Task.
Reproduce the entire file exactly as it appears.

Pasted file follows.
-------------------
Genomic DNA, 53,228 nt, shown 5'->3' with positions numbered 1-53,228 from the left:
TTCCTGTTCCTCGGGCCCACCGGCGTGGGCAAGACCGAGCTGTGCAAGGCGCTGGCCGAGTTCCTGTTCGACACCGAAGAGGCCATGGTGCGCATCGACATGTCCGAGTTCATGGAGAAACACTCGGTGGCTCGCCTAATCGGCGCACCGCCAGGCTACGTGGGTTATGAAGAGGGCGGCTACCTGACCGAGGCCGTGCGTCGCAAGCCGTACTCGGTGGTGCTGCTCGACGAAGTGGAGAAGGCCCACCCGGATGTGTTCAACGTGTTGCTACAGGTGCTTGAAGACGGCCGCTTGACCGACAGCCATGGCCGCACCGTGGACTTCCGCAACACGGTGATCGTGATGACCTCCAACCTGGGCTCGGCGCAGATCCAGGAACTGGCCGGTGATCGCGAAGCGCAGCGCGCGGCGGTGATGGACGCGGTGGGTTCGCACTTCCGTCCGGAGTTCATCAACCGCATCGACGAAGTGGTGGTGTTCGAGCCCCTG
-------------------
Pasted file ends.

Genomic DNA, 53,228 nt, shown 5'->3' with positions numbered 1-53,228 from the left:
TTCCTGTTCCTCGGGCCCACCGGCGTGGGCAAGACCGAGCTGTGCAAGGCGCTGGCCGAGTTCCTGTTCGACACCGAAGAGGCCATGGTGCGCATCGACATGTCCGAGTTCATGGAGAAACACTCGGTGGCTCGCCTAATCGGCGCACCGCCAGGCTACGTGGGTTATGAAGAGGGCGGCTACCTGACCGAGGCCGTGCGTCGCAAGCCGTACTCGGTGGTGCTGCTCGACGAAGTGGAGAAGGCCCACCCGGATGTGTTCAACGTGTTGCTACAGGTGCTTGAAGACGGCCGCTTGACCGACAGCCATGGCCGCACCGTGGACTTCCGCAACACGGTGATCGTGATGACCTCCAACCTGGGCTCGGCGCAGATCCAGGAACTGGCCGGTGATCGCGAAGCGCAGCGCGCGGCGGTGATGGACGCGGTGGGTTCGCACTTCCGTCCGGAGTTCATCAACCGCATCGACGAAGTGGTGGTGTTCGAGCCCCTG